Baltimore school officials announced yesterday that they will begin tracing anonymous calls through a telephone service, Call Trace, in an effort to stem a rush of bomb threats that they believe are linked to the war in the Middle East.
In the four school days since war broke out last Wednesday, there have been eight anonymous threats leading to evacuations at seven schools and the temporary closing of one school -- City College, said schools spokesman Douglas J. Neilson. All the calls were unfounded.
On Monday, school authorities made the unusual decision to close City College for the day after a man arrested outside Mondawmin Mall for carrying a handgun claimed that he had stacked sticks of dynamite under bleachers there.
A search by police officers revealed no explosives, but signs of recent tampering with fences around that area persuaded officials to close the school shortly after 8 a.m.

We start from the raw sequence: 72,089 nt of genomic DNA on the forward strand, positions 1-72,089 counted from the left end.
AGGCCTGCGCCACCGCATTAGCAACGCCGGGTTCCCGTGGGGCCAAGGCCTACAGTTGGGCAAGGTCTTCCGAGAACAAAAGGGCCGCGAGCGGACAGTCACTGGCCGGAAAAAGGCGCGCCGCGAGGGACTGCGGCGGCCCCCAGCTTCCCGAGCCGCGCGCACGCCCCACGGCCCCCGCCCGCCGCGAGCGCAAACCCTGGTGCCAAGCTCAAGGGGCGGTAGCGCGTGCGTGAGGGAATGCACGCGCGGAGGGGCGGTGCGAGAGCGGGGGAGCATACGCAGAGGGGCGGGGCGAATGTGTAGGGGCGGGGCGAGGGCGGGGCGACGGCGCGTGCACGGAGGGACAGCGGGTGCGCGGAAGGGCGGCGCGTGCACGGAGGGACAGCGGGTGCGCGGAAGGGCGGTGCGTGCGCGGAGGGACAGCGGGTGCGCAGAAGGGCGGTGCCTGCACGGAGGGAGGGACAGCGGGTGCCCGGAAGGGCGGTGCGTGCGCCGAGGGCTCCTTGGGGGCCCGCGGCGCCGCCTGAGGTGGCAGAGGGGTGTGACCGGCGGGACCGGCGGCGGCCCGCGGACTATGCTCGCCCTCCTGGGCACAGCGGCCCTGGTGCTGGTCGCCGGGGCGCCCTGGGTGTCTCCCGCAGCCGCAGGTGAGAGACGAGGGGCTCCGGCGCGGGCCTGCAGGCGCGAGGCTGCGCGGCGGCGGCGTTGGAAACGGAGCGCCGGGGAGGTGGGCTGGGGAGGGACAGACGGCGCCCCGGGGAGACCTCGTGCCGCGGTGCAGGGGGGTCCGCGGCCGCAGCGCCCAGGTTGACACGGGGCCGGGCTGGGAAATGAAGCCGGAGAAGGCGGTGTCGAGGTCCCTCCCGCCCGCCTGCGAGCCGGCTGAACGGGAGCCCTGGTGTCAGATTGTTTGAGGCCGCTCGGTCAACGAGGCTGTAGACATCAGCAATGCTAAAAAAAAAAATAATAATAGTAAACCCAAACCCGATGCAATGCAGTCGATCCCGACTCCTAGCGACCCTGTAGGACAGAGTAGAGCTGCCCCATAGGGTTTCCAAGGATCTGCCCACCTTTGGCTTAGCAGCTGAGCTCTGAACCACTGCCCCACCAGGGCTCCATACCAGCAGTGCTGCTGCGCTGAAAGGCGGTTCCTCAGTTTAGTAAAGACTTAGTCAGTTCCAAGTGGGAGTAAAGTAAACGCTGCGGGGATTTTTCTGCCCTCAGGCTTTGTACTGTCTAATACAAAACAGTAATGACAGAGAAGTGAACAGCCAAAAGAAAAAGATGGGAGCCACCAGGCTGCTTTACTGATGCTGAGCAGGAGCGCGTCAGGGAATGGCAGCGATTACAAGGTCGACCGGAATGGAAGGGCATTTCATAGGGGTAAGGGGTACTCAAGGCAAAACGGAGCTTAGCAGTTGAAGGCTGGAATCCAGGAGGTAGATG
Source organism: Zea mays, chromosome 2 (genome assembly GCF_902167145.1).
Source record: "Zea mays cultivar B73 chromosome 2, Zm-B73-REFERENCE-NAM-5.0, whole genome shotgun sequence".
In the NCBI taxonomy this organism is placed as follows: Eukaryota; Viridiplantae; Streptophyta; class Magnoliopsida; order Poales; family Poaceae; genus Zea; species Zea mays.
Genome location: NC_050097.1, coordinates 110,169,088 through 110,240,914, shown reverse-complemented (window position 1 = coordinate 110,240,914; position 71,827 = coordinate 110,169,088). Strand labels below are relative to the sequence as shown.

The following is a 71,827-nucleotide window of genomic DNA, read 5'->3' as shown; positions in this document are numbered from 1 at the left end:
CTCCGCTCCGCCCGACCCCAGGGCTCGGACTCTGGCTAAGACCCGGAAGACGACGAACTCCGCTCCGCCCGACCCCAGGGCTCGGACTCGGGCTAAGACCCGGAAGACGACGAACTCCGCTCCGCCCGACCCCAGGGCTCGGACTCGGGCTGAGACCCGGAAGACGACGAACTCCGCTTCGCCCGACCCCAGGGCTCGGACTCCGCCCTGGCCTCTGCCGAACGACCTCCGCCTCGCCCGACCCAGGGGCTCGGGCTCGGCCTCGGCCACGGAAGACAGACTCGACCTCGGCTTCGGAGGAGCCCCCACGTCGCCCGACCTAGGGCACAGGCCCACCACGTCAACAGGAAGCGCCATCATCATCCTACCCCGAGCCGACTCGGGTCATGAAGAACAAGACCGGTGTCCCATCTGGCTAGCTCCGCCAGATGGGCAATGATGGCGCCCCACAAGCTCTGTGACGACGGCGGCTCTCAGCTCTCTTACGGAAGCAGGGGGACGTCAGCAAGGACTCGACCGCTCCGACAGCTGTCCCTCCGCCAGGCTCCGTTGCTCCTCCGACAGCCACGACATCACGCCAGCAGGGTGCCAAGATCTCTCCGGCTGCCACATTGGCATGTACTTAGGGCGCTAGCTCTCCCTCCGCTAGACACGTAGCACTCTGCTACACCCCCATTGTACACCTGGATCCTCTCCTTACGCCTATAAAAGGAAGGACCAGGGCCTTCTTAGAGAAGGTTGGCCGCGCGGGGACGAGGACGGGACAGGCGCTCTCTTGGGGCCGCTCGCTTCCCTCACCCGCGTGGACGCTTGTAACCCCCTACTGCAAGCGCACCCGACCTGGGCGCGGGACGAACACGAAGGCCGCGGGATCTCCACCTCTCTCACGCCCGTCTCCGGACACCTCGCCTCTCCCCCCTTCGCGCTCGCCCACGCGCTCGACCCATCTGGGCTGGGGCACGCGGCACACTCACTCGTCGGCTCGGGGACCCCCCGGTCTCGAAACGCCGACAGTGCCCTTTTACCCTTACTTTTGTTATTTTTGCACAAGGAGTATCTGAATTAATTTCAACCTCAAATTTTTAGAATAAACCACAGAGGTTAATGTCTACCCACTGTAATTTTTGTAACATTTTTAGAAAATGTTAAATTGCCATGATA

City College also postponed two days of forums on the Mideast situation that were scheduled for Monday and Tuesday.
The City College incident led to a swirl of rumors, including one that a bomb blast had blown out the windows there, Mr. Neilson said.
dTC Partly in response, Superintendent Richard C. Hunter and Deputy Superintendent J. Edward Andrews Jr. met with most of the system's 177 principals yesterday afternoon to set the record straight and discuss procedures for reporting bomb threats, including use of Call Trace.
Unlike school districts in Frederick and Carroll counties, however, Baltimore does not plan to cancel field trips to Washington for fear of terrorist attacks. Yesterday, Anne Arundel County also canceled all field trips to Washington.